Sample size

The sample size was calculated based on the available study that the bad obstetric outcome of pregnancy was 8 per cent and it was expected that the risk would be double (OR = 2) with women subjected to abuse or violence. Using WinPepi, a total of 14,405 female samples were considered for the study (Alpha = 0.05 and 1-Beta = 0.80), which included a margin of 10 per cent nonresponse. Probability proportion to size was calculated for each state.

Study instrument

The study involved collecting data through semistructured questionnaire. A multiphase process was used to develop these questionnaires to ensure that it was culturally and linguistically appropriate. The questionnaire was prepared initially in English and translated and back translated to ensure semantic and content validity. The translated questionnaires were further reviewed for linguistic reliability and appropriateness by the field investigator.

Data validation and management

The data entry package (Epi 6) and the tabulation plan were sent to each centre to bring uniformity. After receiving the data from six participating centers, data were merged. The data were cleaned and validated using excels double data entry.

Data analysis

The data analysis were done using Epi Info, transport to SPSS to calculate proportion, OR, and multivariate logistic regression. 95 per cent confidence intervals (CI) and a P value of less than 0.05 were considered as the minimum level of significance. Content analysis was done for the qualitative data like Focus Group Discussion (FGD), in-depth interview, and case study, respectively.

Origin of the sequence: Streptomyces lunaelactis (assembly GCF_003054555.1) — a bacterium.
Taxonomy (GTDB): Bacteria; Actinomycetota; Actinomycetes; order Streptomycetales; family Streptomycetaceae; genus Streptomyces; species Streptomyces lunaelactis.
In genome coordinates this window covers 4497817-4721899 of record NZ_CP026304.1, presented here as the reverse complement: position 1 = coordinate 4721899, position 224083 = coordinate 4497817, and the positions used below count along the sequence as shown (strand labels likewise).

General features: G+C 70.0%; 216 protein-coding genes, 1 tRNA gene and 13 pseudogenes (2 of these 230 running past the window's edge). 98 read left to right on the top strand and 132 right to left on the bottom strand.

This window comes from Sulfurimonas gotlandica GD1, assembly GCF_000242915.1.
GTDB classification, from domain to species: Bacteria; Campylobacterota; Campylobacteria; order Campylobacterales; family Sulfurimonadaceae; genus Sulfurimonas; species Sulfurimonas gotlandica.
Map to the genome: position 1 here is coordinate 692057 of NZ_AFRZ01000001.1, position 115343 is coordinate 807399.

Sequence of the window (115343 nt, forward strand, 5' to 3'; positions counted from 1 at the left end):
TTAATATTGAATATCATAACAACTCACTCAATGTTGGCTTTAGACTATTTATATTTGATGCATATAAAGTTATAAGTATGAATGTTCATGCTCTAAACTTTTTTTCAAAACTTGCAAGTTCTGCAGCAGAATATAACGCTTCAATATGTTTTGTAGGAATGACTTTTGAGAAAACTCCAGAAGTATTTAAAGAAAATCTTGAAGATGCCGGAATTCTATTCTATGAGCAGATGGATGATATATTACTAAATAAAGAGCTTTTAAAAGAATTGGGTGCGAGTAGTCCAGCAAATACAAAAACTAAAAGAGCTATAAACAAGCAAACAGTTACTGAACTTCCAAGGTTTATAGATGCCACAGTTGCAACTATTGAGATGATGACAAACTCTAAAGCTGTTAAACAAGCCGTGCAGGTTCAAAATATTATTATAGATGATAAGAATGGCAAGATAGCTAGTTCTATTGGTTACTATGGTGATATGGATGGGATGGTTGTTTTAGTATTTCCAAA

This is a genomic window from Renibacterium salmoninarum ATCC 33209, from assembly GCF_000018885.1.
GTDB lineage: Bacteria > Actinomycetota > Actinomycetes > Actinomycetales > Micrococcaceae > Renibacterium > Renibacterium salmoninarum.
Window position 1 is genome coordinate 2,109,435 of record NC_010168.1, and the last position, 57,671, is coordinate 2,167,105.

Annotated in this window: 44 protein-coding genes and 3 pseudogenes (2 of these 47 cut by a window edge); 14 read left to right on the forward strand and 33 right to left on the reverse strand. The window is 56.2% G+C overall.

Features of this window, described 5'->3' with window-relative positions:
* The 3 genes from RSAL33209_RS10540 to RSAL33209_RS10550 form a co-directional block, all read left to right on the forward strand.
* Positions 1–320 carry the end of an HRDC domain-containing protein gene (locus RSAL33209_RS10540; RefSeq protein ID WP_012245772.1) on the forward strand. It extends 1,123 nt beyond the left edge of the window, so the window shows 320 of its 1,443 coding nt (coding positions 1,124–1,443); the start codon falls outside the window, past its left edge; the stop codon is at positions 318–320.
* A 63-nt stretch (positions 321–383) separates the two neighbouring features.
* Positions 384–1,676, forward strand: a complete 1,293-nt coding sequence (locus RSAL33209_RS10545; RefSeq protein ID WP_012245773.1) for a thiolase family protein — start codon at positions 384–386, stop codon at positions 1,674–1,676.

The factors associated with DV included for the analysis were individual- and community-level variables. Multivariate analysis using binary logistic regression (forward method) was applied to 14,507 cases. The statistically significant (<0.20) variables observed in the univariate analysis were included for multivariate analysis. For logistic regression, these variables were used as categorical variables, except the age which was taken as continuous variable. The final model got stabilized after undergoing 12 iterations. Overall efficiency of the model was found 87 per cent approximately. The most parsimonious model obtained in the multivariate analysis with 14,507 cases of which 13,951 have been included in the analysis and 556 cases were missing.

Ethical consideration

The study was approved by the Human Research Ethics, ICMR, New Delhi, and reviewed by senior staff for cultural appropriateness. Informed consent was obtained from all participants, participation was entirely voluntary and confidentiality assured.

   Result Top

The study data revealed that DV was very much prevalent irrespective of rural-urban differentials in the country. On the whole, 39 per cent of the women have mentioned about the incidence of one or the other forms of DV in all the six zones. However, overall 37 per cent of the women indicated prevalence of psychological violence, about 14 per cent of physical and sexual violence in their homes, respectively.

Risk factors of DV

The potential risk factors associated with DV reported by the respondents are discussed using multivariate logistic regression analysis [Table 1].
Table 1: Binary logistic regression: Risk factors of domestic violence